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Across Coveted Lands by Arnold Henry Savage Landor

And is the chief Russian import into Ghilan


One

is struck by the great number of shoe shops in the bazaar, displaying true Persian shoes with pointed turned-up toes,--then by the brass and copper vessel shops, the ancient and extremely graceful shapes of the vessels and amphoras being to this date faithfully preserved and reproduced. More pleasing still to the eye are the fruit shops, with huge trays of water-melons, cucumbers, figs, and heaps of grapes. The latter are, nevertheless, not so very tasty to the palate and do not compare with the delicate flavour of the Italian or Spanish grapes.

Somewhat incongruous and out-of-place, yet more numerous than truly Persian shops, are the semi-European stores, with cheap glass windows displaying inside highly dangerous-looking kerosene lamps, badly put together tin goods, soiled enamel tumblers and plates, silvered glass balls for ceiling decoration, and the vilest oleographs that the human mind can devise, only matched by the vileness of the frames. Small looking-glasses play an important part in these displays, and occasionally a hand sewing-machine. Tinned provisions, wine and liquor shops are numerous, but unfortunate is the man who may have to depend upon them for his food. The goods are the remnants of the oldest stocks that have gradually drifted, unsold, down to Baku, and have eventually been shipped over for the Persian market where people do not know any better. Resht is the chief city in the Ghilan province.

Ghilan's

trade in piece-goods is about two-thirds in the hands of Russia, while one-third (or even less) is still retained by England,--Manchester goods. This cannot well be helped, for there is no direct route from Great Britain to Resht, and all British goods must come through Bagdad, Tabriz, or Baku. The two first routes carry most of the trade, which consists principally of shirtings, prints, cambrics, mulls, nainsooks, and Turkey-reds, which are usually put down as of Turkish origin, whereas in reality they come from Manchester, and are merely re-exported, mainly from Constantinople, by native firms either in direct traffic or in exchange for goods received.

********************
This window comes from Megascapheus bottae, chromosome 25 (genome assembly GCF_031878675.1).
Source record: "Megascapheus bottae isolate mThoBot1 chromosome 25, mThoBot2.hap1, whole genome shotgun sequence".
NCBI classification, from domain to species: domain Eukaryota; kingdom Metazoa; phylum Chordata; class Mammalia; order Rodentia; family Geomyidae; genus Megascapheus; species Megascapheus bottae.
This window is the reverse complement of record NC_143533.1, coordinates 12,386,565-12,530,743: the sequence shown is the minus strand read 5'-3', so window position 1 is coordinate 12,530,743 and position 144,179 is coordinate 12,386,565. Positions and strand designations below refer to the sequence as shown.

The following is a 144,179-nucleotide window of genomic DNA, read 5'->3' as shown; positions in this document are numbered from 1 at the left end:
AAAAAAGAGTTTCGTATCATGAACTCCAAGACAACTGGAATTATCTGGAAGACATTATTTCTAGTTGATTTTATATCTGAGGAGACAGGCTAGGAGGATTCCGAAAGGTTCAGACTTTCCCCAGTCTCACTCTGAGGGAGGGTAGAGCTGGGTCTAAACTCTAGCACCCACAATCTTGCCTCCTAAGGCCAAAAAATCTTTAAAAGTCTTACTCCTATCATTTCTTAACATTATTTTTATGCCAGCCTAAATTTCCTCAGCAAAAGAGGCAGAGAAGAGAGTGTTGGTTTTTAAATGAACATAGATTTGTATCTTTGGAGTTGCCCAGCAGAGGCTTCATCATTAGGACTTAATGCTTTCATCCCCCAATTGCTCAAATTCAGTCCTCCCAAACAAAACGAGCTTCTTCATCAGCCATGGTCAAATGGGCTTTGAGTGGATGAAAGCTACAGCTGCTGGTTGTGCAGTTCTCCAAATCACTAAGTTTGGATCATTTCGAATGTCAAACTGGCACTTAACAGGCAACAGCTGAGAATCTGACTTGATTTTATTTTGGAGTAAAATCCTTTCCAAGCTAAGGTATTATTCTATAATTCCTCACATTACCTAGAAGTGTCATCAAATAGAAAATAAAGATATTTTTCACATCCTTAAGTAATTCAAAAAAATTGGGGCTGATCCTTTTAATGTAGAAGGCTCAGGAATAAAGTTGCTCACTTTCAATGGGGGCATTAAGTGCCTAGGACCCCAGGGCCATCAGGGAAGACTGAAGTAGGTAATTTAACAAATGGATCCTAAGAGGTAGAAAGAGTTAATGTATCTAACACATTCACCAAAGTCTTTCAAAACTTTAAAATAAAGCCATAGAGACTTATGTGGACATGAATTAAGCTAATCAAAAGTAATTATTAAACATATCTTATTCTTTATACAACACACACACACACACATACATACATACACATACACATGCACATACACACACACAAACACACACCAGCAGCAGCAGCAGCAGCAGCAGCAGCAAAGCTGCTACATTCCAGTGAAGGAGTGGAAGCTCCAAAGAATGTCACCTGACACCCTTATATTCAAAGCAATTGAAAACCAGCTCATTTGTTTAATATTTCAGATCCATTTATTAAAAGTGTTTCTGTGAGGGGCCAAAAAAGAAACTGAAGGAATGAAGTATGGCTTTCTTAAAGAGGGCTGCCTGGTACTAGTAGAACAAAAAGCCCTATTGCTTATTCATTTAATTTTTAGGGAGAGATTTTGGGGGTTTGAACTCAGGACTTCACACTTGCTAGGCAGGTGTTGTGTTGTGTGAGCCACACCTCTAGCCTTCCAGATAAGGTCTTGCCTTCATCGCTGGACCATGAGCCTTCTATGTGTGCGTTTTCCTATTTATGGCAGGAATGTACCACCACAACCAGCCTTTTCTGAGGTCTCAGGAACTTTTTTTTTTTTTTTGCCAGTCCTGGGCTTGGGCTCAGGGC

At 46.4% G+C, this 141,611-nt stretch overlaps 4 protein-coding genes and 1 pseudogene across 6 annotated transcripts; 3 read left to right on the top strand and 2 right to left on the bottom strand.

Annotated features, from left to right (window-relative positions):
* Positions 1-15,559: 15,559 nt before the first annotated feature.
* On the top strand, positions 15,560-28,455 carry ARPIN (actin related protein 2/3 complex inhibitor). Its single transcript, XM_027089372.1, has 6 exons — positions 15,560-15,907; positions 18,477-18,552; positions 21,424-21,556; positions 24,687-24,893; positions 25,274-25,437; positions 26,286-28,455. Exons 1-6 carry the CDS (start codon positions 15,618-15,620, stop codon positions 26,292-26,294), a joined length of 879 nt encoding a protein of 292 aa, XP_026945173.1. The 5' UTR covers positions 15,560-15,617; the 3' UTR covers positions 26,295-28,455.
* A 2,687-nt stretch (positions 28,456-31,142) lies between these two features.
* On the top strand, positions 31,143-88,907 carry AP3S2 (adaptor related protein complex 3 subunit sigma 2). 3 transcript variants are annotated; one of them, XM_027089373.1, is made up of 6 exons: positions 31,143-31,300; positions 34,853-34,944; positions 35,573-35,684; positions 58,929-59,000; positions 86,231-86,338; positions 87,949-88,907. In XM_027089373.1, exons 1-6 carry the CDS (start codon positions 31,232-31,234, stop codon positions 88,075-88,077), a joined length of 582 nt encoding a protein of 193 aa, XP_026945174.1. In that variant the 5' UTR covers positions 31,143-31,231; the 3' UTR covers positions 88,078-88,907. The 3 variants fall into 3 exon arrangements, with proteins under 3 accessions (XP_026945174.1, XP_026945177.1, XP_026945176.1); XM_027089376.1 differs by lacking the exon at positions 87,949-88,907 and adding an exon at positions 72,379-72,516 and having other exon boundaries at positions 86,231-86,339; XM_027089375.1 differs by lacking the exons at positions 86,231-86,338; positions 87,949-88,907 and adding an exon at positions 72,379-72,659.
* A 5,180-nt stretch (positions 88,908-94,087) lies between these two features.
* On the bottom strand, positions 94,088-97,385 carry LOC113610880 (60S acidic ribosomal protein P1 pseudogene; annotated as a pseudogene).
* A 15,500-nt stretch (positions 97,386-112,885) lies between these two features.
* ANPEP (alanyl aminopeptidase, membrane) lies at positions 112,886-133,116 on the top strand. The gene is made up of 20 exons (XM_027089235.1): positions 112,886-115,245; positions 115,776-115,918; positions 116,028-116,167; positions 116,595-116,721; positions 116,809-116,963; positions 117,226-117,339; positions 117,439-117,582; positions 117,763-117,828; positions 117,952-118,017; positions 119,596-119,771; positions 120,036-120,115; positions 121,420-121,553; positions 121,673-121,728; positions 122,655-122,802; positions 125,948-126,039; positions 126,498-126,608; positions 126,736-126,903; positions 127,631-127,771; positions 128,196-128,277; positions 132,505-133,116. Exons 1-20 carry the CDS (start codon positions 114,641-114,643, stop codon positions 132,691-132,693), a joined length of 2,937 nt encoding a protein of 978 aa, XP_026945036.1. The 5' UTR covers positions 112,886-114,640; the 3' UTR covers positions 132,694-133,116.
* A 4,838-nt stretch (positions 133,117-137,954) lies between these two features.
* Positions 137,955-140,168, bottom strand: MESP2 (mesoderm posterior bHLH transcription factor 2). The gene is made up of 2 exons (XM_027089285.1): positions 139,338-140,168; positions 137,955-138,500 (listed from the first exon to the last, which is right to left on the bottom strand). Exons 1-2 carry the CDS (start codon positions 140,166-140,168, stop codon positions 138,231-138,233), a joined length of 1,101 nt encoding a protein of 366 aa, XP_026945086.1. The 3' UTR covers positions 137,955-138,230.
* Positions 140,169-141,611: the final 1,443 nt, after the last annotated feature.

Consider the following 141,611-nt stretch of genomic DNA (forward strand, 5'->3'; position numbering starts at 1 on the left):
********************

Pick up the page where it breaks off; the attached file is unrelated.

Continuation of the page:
One has heard a great deal of the enormous increase in trade in Persia during the last couple of years or so. The increase has not been in the trade itself, but in the collection of Customs dues, which is now done in a regular and business like fashion by competent Belgian officials, instead of by natives, to whom the various collecting stations were formerly farmed out.

It will not be very easy for the British trader to compete successfully with the Russian in northern Persia, for that country, being geographically in such close proximity, can transport her cheaply made goods at a very low cost into Iran. Also the Russian Government allows enormous advantages to her own traders with Persia in order to secure the Persian market, and to develop her fast-increasing industrial progress,--advantages which British traders do not enjoy. Still, considering all the difficulties British trade has to contend with in order to penetrate, particularly into Ghilan, it is extraordinary how some articles, like white Manchester shirtings, enjoy practically a monopoly, being of a better quality than similar goods sent by Russia, Austria, Hungary, Germany, Italy or Holland.

Loaf sugar, which came at one time almost entirely from France, has been cut out by Russian sugar, which is imported in large quantities and eventually finds its way all over Persia. It is of inferior quality, but very much cheaper than sugar of French manufacture, and is the chief Russian import into Ghilan.


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